Arthur Ochs Sulzberger died over the weekend. The man known as "Punch" had overseen The New York Times for more than three decades. He was 86.

The Times today is remarkably different than the June 21, 1963, edition of the paper that reported Sulzberger had been named publisher.

Looking back on that front page of The Times more than 49 years later dramatically reveals how much has changed.

By 2012 standards, Page One is a boring black-and-white layout. Eight narrow columns instead of the current six. More than a dozen stories are crammed onto the page, each vying for attention.

Sunday's Times, which reported on Sulzberger's death, features only five stories on the front page and color photographs, including a 1992 image of Punch to illustrate a lengthy obituary.

Punch is credited with pushing for design changes and adding special sections, including those that highlighted science news, sports and the arts.

The improvements, which some longtime readers found jarring, ultimately improved circulation and revenue for The Times.

Punch is remembered for clearing the way in 1971 for publication of The Pentagon Papers, government documents that detailed the history of the Vietnam War in a less-than-flattering way.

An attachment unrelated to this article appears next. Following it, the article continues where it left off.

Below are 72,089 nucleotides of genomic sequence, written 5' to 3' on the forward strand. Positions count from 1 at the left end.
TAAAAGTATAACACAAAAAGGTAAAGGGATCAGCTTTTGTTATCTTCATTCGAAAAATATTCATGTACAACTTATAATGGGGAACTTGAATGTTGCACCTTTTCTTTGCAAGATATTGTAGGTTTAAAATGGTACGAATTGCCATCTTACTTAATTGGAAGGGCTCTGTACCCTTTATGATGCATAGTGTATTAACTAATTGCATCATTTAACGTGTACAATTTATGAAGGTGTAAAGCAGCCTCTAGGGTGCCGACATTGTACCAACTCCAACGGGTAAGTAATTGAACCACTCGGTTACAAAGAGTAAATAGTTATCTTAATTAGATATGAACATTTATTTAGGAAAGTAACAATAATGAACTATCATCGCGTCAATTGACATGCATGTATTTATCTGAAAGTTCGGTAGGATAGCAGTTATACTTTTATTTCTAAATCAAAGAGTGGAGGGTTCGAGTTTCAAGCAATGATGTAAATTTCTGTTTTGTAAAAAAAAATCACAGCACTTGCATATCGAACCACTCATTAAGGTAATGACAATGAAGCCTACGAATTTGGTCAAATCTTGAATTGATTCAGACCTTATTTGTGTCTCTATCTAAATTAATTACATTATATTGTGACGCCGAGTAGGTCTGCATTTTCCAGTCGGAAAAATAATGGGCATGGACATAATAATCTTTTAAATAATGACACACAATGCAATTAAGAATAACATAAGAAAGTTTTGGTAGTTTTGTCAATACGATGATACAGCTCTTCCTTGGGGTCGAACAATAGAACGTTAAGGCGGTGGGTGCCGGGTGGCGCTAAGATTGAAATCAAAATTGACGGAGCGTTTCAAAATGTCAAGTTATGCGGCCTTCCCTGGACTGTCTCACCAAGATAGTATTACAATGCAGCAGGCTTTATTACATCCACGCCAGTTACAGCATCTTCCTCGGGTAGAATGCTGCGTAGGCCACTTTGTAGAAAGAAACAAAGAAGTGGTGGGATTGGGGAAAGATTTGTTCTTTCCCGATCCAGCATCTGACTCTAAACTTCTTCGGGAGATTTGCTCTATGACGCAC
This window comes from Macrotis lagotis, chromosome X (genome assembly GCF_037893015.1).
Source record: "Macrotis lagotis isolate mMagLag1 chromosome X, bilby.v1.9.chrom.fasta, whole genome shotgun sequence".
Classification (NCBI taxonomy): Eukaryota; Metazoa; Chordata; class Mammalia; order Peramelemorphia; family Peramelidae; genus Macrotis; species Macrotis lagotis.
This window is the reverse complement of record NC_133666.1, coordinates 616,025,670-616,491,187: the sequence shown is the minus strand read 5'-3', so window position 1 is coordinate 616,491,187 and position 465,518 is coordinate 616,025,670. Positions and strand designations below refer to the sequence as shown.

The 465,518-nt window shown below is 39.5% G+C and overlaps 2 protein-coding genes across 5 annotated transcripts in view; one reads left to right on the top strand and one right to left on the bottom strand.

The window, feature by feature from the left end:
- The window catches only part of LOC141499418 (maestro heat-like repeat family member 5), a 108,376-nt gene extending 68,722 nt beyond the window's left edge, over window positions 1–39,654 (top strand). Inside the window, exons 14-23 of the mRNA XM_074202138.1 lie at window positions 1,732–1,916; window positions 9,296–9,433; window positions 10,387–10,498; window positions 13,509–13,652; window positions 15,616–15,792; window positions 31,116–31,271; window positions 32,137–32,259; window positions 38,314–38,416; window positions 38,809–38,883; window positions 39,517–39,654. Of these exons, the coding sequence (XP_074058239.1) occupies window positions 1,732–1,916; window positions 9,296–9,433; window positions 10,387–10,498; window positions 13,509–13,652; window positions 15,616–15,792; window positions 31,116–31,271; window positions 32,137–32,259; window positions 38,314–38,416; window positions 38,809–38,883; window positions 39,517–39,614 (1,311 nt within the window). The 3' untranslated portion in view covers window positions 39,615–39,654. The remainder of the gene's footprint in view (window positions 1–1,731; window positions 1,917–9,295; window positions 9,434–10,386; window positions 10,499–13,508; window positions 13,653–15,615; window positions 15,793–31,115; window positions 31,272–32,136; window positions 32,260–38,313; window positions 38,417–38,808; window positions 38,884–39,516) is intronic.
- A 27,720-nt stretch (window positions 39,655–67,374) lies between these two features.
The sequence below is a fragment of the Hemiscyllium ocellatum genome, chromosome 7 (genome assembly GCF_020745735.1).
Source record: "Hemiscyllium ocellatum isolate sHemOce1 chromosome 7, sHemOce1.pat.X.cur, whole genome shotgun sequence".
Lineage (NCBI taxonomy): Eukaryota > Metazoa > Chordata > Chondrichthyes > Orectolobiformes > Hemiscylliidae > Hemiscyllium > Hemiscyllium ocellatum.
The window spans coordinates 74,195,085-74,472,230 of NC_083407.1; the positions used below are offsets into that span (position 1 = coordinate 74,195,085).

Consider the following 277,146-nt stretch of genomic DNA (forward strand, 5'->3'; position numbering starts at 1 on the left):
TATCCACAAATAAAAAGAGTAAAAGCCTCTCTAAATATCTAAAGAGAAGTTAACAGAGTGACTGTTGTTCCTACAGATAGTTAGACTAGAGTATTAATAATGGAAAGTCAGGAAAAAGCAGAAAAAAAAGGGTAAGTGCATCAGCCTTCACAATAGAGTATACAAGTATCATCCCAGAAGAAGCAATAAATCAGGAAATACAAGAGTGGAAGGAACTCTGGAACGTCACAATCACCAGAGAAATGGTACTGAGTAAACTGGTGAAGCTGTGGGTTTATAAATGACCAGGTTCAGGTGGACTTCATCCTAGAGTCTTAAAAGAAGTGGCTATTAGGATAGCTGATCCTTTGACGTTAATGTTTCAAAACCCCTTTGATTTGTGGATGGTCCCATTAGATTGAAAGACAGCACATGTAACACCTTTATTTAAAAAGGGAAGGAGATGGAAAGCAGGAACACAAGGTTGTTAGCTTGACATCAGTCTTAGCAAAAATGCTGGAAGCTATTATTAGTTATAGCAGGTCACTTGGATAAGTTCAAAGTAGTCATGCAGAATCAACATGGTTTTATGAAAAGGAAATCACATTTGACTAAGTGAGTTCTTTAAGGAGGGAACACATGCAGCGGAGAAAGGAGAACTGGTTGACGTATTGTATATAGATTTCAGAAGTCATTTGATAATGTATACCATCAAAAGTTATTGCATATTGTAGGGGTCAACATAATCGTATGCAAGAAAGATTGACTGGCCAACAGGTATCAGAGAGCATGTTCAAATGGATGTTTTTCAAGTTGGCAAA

Arthur Ochs Sulzberger helped The Times live up to its slogan, "All the News That's Fit to Print."

It's worth noting that Punch's obit, which dominated Sunday's Page One and fills three full inside pages, appears much more impressive in the print edition than in the online or iPad renditions.

I don't know what Sulzberger thought of the transition to digital platforms. But I can't imagine he was very thrilled about where the traditional newspaper was heading.

Despite the changes in the ways people read The Times, it continues to set the journalistic agenda in the United States and in much of the world.